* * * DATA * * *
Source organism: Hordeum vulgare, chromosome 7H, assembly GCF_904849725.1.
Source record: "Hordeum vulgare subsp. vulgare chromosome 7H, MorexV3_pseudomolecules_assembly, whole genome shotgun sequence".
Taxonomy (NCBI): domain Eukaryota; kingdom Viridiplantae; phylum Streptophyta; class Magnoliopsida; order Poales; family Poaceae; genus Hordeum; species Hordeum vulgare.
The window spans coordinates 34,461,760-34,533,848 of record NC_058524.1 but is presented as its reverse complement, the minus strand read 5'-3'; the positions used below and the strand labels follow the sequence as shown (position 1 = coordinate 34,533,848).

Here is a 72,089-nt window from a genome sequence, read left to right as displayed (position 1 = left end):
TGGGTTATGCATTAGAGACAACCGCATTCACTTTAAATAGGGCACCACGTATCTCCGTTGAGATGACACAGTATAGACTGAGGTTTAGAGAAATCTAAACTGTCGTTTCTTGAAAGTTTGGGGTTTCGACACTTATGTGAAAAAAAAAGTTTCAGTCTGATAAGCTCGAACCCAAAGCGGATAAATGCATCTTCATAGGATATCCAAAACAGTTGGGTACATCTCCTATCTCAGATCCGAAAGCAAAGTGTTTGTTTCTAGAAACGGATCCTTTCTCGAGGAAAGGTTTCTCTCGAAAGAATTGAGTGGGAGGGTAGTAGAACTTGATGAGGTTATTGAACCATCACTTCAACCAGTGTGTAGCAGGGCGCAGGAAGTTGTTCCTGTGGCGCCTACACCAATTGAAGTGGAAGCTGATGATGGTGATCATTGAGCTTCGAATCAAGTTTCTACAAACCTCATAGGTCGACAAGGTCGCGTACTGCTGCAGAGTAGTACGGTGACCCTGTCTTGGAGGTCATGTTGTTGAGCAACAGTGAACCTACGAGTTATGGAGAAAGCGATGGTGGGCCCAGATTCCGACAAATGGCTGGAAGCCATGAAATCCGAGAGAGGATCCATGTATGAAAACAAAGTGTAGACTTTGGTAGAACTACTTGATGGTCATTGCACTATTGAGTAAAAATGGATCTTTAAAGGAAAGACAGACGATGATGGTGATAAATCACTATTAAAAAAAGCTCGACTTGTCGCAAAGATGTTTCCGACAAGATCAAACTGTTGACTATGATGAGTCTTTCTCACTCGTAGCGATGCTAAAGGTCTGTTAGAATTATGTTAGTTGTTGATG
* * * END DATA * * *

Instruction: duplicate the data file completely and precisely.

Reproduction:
Source organism: Hordeum vulgare, chromosome 7H, assembly GCF_904849725.1.
Source record: "Hordeum vulgare subsp. vulgare chromosome 7H, MorexV3_pseudomolecules_assembly, whole genome shotgun sequence".
Taxonomy (NCBI): domain Eukaryota; kingdom Viridiplantae; phylum Streptophyta; class Magnoliopsida; order Poales; family Poaceae; genus Hordeum; species Hordeum vulgare.
The window spans coordinates 34,461,760-34,533,848 of record NC_058524.1 but is presented as its reverse complement, the minus strand read 5'-3'; the positions used below and the strand labels follow the sequence as shown (position 1 = coordinate 34,533,848).

Here is a 72,089-nt window from a genome sequence, read left to right as displayed (position 1 = left end):
TGGGTTATGCATTAGAGACAACCGCATTCACTTTAAATAGGGCACCACGTATCTCCGTTGAGATGACACAGTATAGACTGAGGTTTAGAGAAATCTAAACTGTCGTTTCTTGAAAGTTTGGGGTTTCGACACTTATGTGAAAAAAAAAGTTTCAGTCTGATAAGCTCGAACCCAAAGCGGATAAATGCATCTTCATAGGATATCCAAAACAGTTGGGTACATCTCCTATCTCAGATCCGAAAGCAAAGTGTTTGTTTCTAGAAACGGATCCTTTCTCGAGGAAAGGTTTCTCTCGAAAGAATTGAGTGGGAGGGTAGTAGAACTTGATGAGGTTATTGAACCATCACTTCAACCAGTGTGTAGCAGGGCGCAGGAAGTTGTTCCTGTGGCGCCTACACCAATTGAAGTGGAAGCTGATGATGGTGATCATTGAGCTTCGAATCAAGTTTCTACAAACCTCATAGGTCGACAAGGTCGCGTACTGCTGCAGAGTAGTACGGTGACCCTGTCTTGGAGGTCATGTTGTTGAGCAACAGTGAACCTACGAGTTATGGAGAAAGCGATGGTGGGCCCAGATTCCGACAAATGGCTGGAAGCCATGAAATCCGAGAGAGGATCCATGTATGAAAACAAAGTGTAGACTTTGGTAGAACTACTTGATGGTCATTGCACTATTGAGTAAAAATGGATCTTTAAAGGAAAGACAGACGATGATGGTGATAAATCACTATTAAAAAAAGCTCGACTTGTCGCAAAGATGTTTCCGACAAGATCAAACTGTTGACTATGATGAGTCTTTCTCACTCGTAGCGATGCTAAAGGTCTGTTAGAATTATGTTAGTTGTTGATG